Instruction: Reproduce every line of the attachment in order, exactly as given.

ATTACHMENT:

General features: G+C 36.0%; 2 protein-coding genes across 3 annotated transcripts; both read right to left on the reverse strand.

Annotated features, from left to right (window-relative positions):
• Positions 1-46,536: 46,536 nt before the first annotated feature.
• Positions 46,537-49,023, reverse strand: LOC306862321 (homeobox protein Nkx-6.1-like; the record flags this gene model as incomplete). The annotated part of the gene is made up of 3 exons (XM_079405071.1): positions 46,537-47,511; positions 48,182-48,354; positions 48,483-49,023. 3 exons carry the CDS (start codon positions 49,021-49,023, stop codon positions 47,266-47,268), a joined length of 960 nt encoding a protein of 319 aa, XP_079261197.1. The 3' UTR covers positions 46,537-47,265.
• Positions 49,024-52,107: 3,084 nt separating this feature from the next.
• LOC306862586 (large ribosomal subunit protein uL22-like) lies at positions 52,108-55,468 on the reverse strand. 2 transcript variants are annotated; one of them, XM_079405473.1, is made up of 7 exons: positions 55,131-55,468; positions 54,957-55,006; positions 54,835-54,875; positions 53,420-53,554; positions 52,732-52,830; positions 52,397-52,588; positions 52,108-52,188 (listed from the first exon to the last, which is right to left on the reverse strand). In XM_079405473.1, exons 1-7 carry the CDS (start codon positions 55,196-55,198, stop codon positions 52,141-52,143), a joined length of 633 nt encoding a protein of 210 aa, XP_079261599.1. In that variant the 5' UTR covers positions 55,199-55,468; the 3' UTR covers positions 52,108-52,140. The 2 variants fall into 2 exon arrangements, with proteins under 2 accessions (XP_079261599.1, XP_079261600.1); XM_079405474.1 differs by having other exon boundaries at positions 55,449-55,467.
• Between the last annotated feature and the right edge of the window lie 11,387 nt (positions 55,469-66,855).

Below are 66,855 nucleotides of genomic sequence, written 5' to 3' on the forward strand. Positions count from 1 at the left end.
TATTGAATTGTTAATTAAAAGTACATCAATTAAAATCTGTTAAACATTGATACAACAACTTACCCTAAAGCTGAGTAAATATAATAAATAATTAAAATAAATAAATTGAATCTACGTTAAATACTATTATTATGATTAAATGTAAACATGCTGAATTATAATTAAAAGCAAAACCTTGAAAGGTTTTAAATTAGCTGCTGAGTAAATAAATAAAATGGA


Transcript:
General features: G+C 36.0%; 2 protein-coding genes across 3 annotated transcripts; both read right to left on the reverse strand.

Annotated features, from left to right (window-relative positions):
• Positions 1-46,536: 46,536 nt before the first annotated feature.
• Positions 46,537-49,023, reverse strand: LOC306862321 (homeobox protein Nkx-6.1-like; the record flags this gene model as incomplete). The annotated part of the gene is made up of 3 exons (XM_079405071.1): positions 46,537-47,511; positions 48,182-48,354; positions 48,483-49,023. 3 exons carry the CDS (start codon positions 49,021-49,023, stop codon positions 47,266-47,268), a joined length of 960 nt encoding a protein of 319 aa, XP_079261197.1. The 3' UTR covers positions 46,537-47,265.
• Positions 49,024-52,107: 3,084 nt separating this feature from the next.
• LOC306862586 (large ribosomal subunit protein uL22-like) lies at positions 52,108-55,468 on the reverse strand. 2 transcript variants are annotated; one of them, XM_079405473.1, is made up of 7 exons: positions 55,131-55,468; positions 54,957-55,006; positions 54,835-54,875; positions 53,420-53,554; positions 52,732-52,830; positions 52,397-52,588; positions 52,108-52,188 (listed from the first exon to the last, which is right to left on the reverse strand). In XM_079405473.1, exons 1-7 carry the CDS (start codon positions 55,196-55,198, stop codon positions 52,141-52,143), a joined length of 633 nt encoding a protein of 210 aa, XP_079261599.1. In that variant the 5' UTR covers positions 55,199-55,468; the 3' UTR covers positions 52,108-52,140. The 2 variants fall into 2 exon arrangements, with proteins under 2 accessions (XP_079261599.1, XP_079261600.1); XM_079405474.1 differs by having other exon boundaries at positions 55,449-55,467.
• Between the last annotated feature and the right edge of the window lie 11,387 nt (positions 55,469-66,855).

Below are 66,855 nucleotides of genomic sequence, written 5' to 3' on the forward strand. Positions count from 1 at the left end.
TATTGAATTGTTAATTAAAAGTACATCAATTAAAATCTGTTAAACATTGATACAACAACTTACCCTAAAGCTGAGTAAATATAATAAATAATTAAAATAAATAAATTGAATCTACGTTAAATACTATTATTATGATTAAATGTAAACATGCTGAATTATAATTAAAAGCAAAACCTTGAAAGGTTTTAAATTAGCTGCTGAGTAAATAAATAAAATGGA